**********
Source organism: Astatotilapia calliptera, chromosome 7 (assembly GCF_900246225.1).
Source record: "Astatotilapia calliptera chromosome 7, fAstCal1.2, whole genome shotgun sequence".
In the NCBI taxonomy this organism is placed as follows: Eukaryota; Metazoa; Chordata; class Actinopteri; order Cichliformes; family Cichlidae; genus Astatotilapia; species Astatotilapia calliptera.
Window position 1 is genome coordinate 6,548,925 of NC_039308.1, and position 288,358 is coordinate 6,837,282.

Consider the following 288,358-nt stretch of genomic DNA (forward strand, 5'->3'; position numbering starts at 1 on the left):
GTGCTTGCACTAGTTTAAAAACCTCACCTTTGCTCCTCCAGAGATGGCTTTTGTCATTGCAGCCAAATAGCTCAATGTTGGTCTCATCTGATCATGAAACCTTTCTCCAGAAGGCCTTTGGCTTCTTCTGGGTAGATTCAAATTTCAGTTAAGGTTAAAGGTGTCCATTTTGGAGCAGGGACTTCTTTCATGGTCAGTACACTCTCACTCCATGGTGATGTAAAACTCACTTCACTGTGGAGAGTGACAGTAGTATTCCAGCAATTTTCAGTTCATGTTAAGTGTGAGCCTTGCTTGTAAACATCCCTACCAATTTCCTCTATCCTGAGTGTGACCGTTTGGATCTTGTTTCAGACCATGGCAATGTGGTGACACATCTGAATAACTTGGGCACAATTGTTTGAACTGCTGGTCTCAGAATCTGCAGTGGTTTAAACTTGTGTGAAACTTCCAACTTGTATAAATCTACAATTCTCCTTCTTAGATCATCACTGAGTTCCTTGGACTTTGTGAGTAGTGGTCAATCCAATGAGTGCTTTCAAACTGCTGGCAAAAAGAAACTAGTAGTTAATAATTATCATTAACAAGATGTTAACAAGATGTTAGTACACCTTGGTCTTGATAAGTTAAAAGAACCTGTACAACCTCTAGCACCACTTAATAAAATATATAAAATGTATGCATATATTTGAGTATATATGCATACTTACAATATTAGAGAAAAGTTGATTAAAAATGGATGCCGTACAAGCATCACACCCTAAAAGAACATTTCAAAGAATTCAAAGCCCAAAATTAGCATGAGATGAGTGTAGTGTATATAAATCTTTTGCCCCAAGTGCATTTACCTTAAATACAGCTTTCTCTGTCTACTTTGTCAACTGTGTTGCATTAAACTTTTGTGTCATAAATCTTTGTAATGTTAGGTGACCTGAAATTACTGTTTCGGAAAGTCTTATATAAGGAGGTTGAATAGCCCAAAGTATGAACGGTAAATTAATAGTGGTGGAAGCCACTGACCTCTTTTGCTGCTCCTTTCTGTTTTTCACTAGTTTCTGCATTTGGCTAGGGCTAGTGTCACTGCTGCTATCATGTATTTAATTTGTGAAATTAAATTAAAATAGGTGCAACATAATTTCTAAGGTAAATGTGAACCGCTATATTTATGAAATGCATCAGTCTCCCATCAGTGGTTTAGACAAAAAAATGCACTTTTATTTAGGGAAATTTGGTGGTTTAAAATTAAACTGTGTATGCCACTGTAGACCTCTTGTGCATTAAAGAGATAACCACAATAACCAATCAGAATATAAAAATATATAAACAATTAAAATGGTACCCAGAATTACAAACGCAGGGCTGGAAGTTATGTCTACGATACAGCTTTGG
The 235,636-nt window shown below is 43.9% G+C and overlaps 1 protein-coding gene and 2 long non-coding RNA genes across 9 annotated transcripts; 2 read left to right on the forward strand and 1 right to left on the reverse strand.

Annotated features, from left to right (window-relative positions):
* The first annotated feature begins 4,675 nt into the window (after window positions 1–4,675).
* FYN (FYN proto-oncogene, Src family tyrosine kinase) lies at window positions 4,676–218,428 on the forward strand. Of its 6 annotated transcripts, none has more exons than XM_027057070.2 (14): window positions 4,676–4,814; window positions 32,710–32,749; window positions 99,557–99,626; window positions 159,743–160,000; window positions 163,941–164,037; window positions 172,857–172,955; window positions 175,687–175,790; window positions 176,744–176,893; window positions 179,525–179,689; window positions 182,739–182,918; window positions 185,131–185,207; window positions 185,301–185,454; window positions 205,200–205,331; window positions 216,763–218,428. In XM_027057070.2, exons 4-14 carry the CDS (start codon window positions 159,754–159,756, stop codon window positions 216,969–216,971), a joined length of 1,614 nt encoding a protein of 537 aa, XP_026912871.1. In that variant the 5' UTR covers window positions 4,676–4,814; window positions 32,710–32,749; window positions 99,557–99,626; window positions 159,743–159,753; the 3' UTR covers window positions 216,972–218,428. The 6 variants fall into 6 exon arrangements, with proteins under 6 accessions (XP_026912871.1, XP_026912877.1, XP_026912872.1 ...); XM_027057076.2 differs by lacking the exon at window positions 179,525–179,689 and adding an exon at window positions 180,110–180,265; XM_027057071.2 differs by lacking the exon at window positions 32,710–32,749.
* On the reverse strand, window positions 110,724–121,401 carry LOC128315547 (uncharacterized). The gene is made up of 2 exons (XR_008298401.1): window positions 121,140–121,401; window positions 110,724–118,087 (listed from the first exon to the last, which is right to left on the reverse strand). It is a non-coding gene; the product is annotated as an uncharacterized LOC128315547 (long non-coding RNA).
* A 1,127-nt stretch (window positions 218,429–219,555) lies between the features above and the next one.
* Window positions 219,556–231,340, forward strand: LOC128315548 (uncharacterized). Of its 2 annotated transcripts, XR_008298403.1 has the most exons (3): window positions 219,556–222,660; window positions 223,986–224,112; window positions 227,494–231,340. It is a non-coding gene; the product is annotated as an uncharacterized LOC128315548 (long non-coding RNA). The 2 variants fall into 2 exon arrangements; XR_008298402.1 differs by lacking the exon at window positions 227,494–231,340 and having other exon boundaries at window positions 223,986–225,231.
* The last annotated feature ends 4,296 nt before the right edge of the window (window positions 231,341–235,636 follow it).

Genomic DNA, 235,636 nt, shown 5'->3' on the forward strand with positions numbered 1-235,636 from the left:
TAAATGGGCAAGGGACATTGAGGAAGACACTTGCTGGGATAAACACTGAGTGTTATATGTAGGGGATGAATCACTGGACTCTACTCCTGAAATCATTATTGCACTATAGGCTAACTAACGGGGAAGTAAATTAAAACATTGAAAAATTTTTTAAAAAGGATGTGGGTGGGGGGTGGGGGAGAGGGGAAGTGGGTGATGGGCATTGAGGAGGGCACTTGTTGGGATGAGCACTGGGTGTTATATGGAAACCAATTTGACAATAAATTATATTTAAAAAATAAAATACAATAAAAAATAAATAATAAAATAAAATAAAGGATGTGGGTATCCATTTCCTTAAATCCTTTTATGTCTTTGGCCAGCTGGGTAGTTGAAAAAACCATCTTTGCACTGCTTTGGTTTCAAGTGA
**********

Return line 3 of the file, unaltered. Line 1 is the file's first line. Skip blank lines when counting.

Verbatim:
In the NCBI taxonomy this organism is placed as follows: Eukaryota; Metazoa; Chordata; class Actinopteri; order Cichliformes; family Cichlidae; genus Astatotilapia; species Astatotilapia calliptera.